I spoke with a good friend of mine about the issue at length. She works for a non-profit that helps prevent LGBT suicides through education. One day I asked her how she justified putting so much energy into preventing suicide among people that are living relatively privileged lifestyles. Being LGBT in some parts of the world means living in constant fear of persecution, torture, or death. If she really cared, why she didn’t pack up and go try to help those more in need?

Her response was to describe the multitude of people she has seen her job directly affect. They had vocalized their gratitude for the chance to feel more comfortable and accepted in their jobs, schools, and families. Although the majority of people she worked with were complete strangers, they felt like family because they represented the future potential her society had to offer.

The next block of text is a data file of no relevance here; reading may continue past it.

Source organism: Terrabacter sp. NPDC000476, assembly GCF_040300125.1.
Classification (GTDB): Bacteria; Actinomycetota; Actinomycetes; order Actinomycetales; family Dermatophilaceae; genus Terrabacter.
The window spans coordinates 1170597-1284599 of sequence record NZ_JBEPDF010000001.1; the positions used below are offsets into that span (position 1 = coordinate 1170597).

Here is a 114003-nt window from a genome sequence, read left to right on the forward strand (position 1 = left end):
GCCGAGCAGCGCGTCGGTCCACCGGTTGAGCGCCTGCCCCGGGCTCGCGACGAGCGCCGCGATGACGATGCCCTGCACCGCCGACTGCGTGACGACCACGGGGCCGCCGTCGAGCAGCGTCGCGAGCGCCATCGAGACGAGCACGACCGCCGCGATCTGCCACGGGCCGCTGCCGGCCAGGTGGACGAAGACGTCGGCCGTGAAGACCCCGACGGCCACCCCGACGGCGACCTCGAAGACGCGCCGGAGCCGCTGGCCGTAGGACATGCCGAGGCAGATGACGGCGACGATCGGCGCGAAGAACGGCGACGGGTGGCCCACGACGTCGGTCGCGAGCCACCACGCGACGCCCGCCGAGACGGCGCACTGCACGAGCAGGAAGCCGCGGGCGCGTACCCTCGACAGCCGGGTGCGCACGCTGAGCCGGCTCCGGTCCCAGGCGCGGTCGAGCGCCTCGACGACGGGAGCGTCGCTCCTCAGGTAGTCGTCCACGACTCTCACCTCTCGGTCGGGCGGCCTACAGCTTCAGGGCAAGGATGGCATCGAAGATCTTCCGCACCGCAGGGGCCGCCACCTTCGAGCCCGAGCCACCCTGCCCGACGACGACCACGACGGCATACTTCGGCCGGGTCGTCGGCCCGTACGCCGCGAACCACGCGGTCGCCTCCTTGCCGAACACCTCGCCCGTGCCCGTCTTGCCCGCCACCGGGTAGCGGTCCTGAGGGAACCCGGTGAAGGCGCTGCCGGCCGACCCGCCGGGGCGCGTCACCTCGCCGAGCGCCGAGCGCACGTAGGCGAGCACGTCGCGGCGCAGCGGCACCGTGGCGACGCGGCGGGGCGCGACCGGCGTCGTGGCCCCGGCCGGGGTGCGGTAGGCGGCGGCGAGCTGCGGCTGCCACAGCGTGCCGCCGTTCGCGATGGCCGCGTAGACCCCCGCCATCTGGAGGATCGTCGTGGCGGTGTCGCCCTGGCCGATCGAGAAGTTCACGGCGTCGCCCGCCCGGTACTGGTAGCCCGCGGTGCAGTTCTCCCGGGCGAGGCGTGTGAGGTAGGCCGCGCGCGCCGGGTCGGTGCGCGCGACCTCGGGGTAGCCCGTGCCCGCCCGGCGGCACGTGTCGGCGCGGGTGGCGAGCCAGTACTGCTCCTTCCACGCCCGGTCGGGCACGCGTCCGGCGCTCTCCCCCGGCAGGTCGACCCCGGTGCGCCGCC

I have settled myself into multiple cities over the course of my life, but always had eyes on somewhere else. I never considered that the community around me had the potential to be a direct reflection of my efforts to make it better. While it may be a better place to live in some regards, it still had its own list of serious improvements. You can quantify need, but unless you work in an Emergency Room, it is a dangerous game to play with life.